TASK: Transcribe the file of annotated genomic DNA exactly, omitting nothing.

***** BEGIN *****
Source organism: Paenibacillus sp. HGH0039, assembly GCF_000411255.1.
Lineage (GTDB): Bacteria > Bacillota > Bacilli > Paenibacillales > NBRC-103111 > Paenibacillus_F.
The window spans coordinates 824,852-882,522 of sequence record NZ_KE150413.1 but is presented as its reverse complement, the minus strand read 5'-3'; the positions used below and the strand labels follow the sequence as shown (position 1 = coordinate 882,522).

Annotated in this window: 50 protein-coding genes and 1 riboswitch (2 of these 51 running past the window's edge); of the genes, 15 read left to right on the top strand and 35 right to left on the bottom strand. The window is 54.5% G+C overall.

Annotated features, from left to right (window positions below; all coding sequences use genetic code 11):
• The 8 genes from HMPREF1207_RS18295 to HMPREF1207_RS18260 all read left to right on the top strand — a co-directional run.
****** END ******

Source organism: Paenibacillus sp. HGH0039, assembly GCF_000411255.1.
Lineage (GTDB): Bacteria > Bacillota > Bacilli > Paenibacillales > NBRC-103111 > Paenibacillus_F.
The window spans coordinates 824,852-882,522 of sequence record NZ_KE150413.1 but is presented as its reverse complement, the minus strand read 5'-3'; the positions used below and the strand labels follow the sequence as shown (position 1 = coordinate 882,522).

Annotated in this window: 50 protein-coding genes and 1 riboswitch (2 of these 51 running past the window's edge); of the genes, 15 read left to right on the top strand and 35 right to left on the bottom strand. The window is 54.5% G+C overall.

Annotated features, from left to right (window positions below; all coding sequences use genetic code 11):
• The 8 genes from HMPREF1207_RS18295 to HMPREF1207_RS18260 all read left to right on the top strand — a co-directional run.